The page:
Hickey's Closed. Now What?
EARLIER THIS FALL Maryland briefly developed a new export: hardened young offenders. After Gov. Robert L. Ehrlich Jr.'s long-overdue decision to close the state's largest and most notoriously violent juvenile treatment facility, the Charles H. Hickey Jr. School, state officials began shipping teenage inmates to costly facilities for troubled youths in the Midwest, Texas and elsewhere. That triggered an uproar, from judges on down, so it was stopped. But scores of other youths are being warehoused for six weeks and more in juvenile jails where they are "pending placement," according to the Baltimore Sun. Lacking recreational facilities, mental health treatment and other services, those jails are meant to house inmates for no more than a few days. Still other recidivist youths have been sent to neighborhood-based group houses, or back to their own homes, unnerving some local officials. Mr. Ehrlich (R) has thus justified the fears of judges and youth advocates who warned that the state had no backup plan after closing the Hickey School and its 144 beds.
When he ran for office in 2002, the governor was right to call for change in Maryland's badly broken juvenile justice system. He was right to say that shabby, antiquated, seething reform schools like Hickey, in Baltimore County, and Cheltenham Youth Facility, in Prince George's County, were breeding grounds for recidivism that failed to educate, treat or rehabilitate their teenage residents. He was right again last summer when he announced that Hickey's reform school, a symbol of what the governor this week called Maryland's "broken, dysfunctional system," would be closed by Wednesday.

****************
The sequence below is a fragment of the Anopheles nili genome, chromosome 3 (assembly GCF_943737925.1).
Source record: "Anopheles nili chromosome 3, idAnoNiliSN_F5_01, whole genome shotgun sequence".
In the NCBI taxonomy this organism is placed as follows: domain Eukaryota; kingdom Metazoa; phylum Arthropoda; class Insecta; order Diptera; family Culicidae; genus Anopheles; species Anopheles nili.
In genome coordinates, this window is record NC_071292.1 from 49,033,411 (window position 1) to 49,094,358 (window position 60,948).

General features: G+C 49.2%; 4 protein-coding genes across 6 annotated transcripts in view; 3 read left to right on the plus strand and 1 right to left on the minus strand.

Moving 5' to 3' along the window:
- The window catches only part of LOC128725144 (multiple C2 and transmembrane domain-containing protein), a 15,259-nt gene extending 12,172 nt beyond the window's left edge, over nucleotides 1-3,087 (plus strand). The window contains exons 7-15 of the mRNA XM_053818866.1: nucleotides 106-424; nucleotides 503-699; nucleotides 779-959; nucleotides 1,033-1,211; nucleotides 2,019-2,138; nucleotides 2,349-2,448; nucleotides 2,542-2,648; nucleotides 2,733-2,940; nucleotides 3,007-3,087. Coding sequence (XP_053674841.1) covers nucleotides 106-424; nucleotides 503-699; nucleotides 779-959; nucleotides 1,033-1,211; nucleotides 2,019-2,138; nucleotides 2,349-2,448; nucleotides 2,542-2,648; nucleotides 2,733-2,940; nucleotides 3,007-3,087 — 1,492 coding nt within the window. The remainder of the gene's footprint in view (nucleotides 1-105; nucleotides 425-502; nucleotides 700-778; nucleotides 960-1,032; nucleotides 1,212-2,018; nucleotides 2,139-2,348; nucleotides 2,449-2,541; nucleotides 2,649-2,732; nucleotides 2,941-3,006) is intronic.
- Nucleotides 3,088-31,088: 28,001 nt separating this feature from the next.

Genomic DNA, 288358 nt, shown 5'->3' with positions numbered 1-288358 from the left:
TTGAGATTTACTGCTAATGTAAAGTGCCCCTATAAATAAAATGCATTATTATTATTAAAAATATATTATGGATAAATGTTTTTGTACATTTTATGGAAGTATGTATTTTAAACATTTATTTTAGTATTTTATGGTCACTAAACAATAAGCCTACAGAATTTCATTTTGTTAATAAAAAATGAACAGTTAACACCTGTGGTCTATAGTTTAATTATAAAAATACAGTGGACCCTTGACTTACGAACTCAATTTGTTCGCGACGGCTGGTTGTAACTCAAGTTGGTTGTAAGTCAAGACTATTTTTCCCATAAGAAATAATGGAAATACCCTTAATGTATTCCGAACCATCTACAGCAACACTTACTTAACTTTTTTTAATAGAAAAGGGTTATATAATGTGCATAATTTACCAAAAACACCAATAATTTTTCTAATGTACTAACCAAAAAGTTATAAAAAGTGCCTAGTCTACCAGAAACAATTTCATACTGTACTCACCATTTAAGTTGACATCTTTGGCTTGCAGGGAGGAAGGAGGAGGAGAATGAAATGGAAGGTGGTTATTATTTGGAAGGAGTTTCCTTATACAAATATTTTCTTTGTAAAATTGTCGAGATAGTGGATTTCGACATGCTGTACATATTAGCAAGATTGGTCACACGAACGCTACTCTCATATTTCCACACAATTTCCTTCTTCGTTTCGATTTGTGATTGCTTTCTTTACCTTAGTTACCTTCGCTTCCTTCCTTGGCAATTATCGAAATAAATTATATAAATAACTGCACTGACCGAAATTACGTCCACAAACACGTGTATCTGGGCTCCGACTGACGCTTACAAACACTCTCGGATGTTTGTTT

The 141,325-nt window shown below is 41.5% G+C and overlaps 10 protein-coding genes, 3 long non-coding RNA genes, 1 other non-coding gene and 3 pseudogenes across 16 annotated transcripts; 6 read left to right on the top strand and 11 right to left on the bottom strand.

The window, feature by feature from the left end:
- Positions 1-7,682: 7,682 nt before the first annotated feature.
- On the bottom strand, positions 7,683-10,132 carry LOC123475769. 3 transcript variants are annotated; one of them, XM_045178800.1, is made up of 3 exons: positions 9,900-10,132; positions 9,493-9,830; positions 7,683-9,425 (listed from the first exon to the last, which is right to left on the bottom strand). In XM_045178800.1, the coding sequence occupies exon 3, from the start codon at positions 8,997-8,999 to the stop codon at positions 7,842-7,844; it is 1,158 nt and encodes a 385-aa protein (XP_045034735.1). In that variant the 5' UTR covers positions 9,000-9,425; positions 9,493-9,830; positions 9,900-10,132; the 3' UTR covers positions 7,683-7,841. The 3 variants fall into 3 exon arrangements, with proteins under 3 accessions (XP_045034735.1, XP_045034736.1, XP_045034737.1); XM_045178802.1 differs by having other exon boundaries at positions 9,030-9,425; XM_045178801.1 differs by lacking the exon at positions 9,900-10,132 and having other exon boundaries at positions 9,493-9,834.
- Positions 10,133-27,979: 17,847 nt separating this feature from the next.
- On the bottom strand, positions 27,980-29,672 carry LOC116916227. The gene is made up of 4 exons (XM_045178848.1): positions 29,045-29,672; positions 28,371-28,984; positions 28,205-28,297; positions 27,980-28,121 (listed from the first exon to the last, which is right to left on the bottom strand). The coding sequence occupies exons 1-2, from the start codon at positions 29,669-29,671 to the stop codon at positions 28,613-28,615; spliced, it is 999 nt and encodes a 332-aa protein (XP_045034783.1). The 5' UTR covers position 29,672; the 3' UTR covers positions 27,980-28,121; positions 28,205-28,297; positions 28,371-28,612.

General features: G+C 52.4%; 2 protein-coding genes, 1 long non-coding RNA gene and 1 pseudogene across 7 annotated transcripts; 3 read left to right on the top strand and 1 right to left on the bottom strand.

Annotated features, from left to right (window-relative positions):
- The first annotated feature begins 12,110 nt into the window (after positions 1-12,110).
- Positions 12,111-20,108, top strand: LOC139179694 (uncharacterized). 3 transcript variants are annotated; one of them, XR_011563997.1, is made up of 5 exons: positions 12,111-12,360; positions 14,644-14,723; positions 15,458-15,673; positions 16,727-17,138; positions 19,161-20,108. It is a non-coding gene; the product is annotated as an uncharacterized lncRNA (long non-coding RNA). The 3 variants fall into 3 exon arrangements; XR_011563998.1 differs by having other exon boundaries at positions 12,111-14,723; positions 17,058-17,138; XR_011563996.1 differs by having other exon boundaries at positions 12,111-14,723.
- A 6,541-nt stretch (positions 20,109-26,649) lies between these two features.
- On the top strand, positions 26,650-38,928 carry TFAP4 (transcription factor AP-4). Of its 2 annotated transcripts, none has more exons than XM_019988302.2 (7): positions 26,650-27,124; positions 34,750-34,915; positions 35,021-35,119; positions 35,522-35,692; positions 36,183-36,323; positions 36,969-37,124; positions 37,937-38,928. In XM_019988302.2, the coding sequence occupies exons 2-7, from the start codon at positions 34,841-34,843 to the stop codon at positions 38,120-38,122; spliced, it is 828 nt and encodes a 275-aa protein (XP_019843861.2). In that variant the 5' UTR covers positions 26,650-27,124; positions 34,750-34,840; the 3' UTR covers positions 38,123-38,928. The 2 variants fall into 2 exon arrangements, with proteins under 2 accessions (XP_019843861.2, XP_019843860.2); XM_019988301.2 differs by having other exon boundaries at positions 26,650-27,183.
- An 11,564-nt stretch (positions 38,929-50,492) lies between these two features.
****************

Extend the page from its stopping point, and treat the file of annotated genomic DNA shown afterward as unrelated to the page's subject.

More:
But what comes next? Mr. Ehrlich seems not to have devised a coherent plan, despite his promises three years ago to reform the system. The governor's preference is for placing youthful offenders in the least restrictive environment. That's fine in theory. But if the recidivism rate is through the roof, as it is in Maryland, it is clearly not working to get troubled kids onto the right track.
Maryland officials acknowledge that they need more capacity to house troubled youngsters; some have spoken of plans for a new, 48-bed facility. The state must also consider other departures from traditional campus-like settings such as Hickey's and privately run group homes where standards and monitoring are sometimes slipshod. Del. Robert A. Zirkin (D-Baltimore County) and some state officials have taken an interest in Missouri's system, where trained youth counselors work intensively in small, state-run homes with groups of a dozen or fewer youths. The homes are scattered around the state, so youths remain reasonably close to their families and neighborhoods. Extensive services are provided in them, including mental health and drug treatment.
Of course, that kind of approach would be expensive. And the Ehrlich administration, despite the governor's rhetorical emphasis on the juvenile justice system, has been loath to spend money to fix it. Too many people who work with Maryland's juvenile offenders are poorly qualified and inexperienced; it will take money to deal with that as well as to build treatment facilities with adequate services. Mr. Ehrlich's ringing declarations about reform are welcome. It's time for him to back them up in his budget.